PVC and INEC’s 2019 elections preparations - Khorgist.com


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Monday, 21 January 2019

PVC and INEC’s 2019 elections preparations

Image result for PVC INEC
WITH the 2019 elections less than a month away, the usual lingering questions still remain about the preparedness of the Independent National Electoral Commission to satisfy the yearning of Nigerians for free, fair and transparent polls. Aside from security, the late arrival of electoral materials, ballot box snatching, falsification of figures, thuggery and violence that have always characterised elections in the country, issues bordering on the Permanent Voter Cards and how they can be deployed to negatively impact on election results are forcefully coming under scrutiny.
While not in any way attempting to undermine the integrity of the commission or underestimate its capacity to deliver on its given mandate as an unbiased umpire during elections, it is still alarming to hear that millions of the PVCs meant for the February 16 and March 2 elections are out there, unclaimed, just as unscrupulous politicians are also reported to be out, cash in hand, trying to buy up as many of the PVCs as possible from those who have collected theirs. This is bound to raise eyebrows in many quarters as such an action could be rightly interpreted as a form of rigging.
The INEC Chairman, Mahmood Yakubu, who spilt his guts recently, could not however put his finger on why politicians, definitely up to their old tricks, should be buying up the PVCs, especially when the usage is not transferable. According to him, the dodgy elements were also offering financial inducements in exchange for Voter Identification Numbers as well as the account and telephone numbers of those selling their cards.
If anything, it is an indication that INEC has a lot of work to do to thwart the efforts of politicians, who always seem to get away with their atrocities during elections, including the rather unfortunate murder of innocent citizens and even security officials. Yakubu has rightly suggested that it might have to do with vote-buying, since account numbers are involved. Instead of the usual practice of giving out money to voters at the polling centres, they must have devised a new method of sending money to the accounts of voters electronically ahead of the Election Day.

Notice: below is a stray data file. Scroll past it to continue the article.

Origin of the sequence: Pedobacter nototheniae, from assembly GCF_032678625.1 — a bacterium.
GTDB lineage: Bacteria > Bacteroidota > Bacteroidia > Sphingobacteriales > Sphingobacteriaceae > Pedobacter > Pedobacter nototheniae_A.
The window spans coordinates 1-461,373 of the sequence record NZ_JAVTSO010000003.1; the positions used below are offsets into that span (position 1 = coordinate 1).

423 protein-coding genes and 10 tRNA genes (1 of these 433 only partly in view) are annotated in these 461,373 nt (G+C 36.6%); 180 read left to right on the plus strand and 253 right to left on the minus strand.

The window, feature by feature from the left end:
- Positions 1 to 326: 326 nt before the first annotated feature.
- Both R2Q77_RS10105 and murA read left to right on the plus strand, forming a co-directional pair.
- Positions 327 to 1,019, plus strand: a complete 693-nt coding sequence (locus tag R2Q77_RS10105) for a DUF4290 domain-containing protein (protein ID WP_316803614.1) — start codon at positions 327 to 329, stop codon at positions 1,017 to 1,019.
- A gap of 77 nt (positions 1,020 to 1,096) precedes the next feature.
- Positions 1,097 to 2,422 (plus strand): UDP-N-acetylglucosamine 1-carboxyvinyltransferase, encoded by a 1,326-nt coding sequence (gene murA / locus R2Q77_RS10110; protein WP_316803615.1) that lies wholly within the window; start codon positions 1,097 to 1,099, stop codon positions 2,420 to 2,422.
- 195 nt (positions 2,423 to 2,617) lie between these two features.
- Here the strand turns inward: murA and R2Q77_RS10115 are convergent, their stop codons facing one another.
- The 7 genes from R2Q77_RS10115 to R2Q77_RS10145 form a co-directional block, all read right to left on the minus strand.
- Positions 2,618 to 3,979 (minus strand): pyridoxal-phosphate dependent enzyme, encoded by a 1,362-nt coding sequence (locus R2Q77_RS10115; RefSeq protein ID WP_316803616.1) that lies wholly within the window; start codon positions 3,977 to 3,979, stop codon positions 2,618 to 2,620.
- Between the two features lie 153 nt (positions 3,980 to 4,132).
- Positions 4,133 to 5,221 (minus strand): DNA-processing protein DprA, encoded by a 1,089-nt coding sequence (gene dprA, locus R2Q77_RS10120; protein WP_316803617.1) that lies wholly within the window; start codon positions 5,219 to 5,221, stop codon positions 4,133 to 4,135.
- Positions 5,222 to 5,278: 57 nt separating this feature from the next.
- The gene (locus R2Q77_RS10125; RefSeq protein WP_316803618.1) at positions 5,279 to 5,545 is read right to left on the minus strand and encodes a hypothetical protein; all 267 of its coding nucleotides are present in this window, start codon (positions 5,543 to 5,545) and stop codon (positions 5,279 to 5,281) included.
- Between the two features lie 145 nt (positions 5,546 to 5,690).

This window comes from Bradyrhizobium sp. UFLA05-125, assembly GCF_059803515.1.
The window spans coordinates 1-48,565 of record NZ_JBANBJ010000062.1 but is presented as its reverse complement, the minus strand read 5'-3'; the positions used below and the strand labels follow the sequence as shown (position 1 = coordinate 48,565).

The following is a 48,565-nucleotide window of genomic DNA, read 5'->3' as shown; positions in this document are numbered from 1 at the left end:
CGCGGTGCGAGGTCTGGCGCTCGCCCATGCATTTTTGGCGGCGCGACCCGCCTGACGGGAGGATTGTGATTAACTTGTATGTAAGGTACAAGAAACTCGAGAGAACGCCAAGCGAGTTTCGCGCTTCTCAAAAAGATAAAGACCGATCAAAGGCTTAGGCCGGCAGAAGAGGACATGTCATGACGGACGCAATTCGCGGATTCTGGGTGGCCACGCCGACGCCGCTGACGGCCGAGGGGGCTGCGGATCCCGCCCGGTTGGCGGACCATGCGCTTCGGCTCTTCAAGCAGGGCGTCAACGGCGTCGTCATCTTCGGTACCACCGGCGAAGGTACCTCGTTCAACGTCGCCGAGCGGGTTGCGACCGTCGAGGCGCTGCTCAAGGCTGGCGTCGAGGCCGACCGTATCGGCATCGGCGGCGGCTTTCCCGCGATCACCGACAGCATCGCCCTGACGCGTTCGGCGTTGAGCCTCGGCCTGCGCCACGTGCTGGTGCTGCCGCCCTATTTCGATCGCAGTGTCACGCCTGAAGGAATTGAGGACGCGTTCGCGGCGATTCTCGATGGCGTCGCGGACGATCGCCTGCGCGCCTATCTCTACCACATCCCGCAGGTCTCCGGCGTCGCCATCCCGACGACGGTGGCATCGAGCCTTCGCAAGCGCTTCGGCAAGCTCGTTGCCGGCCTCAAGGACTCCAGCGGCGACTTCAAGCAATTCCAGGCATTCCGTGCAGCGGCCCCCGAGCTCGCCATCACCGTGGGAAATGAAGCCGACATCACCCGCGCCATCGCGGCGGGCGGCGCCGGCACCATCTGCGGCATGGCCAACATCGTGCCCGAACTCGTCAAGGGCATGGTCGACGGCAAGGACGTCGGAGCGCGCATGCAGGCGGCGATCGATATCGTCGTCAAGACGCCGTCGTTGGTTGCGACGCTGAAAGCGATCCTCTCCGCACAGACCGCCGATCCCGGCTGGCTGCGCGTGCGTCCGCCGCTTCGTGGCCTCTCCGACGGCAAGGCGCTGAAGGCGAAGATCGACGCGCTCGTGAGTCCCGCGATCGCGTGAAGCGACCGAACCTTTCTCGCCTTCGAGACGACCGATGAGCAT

It is also true that, as the INEC boss observed, it could be a way of disenfranchising people in areas where candidates on whose behalf the illegality is being perpetrated do not have strong support. There is also the possibility that a potential voter whom money has been paid into his account could have his PVC returned on Election Day if the fraudsters are convinced the money might deliver votes to their candidates. The VINs could be a means of monitoring whether the voters had fulfilled their own side of the bargain. There are so many options to be explored by the INEC and the security agents.
Also, concerning the reluctance of voters to collect their PVCs, INEC may claim that it is not its duty to force duly registered voters to come forward for their PVC’s. Yet, there have been complaints of people who gave up because they claimed to have visited INEC offices several times but could not collect their cards. The complaints also extend to registration, where, in some cases, people had resorted to literally sleeping in the local INEC offices to get registered. This is not good enough.
In a recent interview, an INEC Commissioner, Mohammed Lecky, was quoted as saying that over eight million PVCs were still awaiting collection across the 36 states of the federation and the Federal Capital Territory. In the usual Nigerian manner, making it difficult for people to access simple services could be a way of trying to squeeze out tips from people before attending to them. Perhaps, if INEC could find a way of making the collection of the PVCs or accessing any of its services less cumbersome, then there would be improvement in the responses of members of the public. There should also be awareness campaign to tell people about the importance of collecting their PVCs.
INEC’s response to the matter will be critical in deciding the fate of the elections. As the United States Deputy Ambassador to Nigeria, Jonathan Cohen, observed recently, “vote-buying could challenge the integrity of the election process.”  All that matters in an election is for the people to be allowed to express their wishes of making their votes count. Any system that is compromised by vote-buying, intimidation of opposing supporters and other malpractices can never produce a credible result; it could also result in a breakdown of law and order.
That is why INEC has to work harder to ensure that all loose ends are tied up. If the INEC boss has owned up to people buying up the PVCs, what has he done about it? Having promised to “work with security agencies to deal with the violators of our electoral laws,” there is no reason why some of those exchanging money for the PVCs should not be in the police net by now. If Mahmood himself has said he was aware of the card-buying scam, then using intelligence to get some of the people behind it should not be so difficult.
Generally, it should be noted that discharging civic responsibilities should come with minimal inconvenience. INEC has to find a way of removing some of the obstacles in the way of people participating in elections. A good example is the practice of locking down the country because elections are being held. In smaller African countries such as Mali and Niger, for example, people go about their business and it does not affect the elections. Election is a very important part of life, but not the most important. People still have to eke out a living and when man-hours are lost, they are lost for good.

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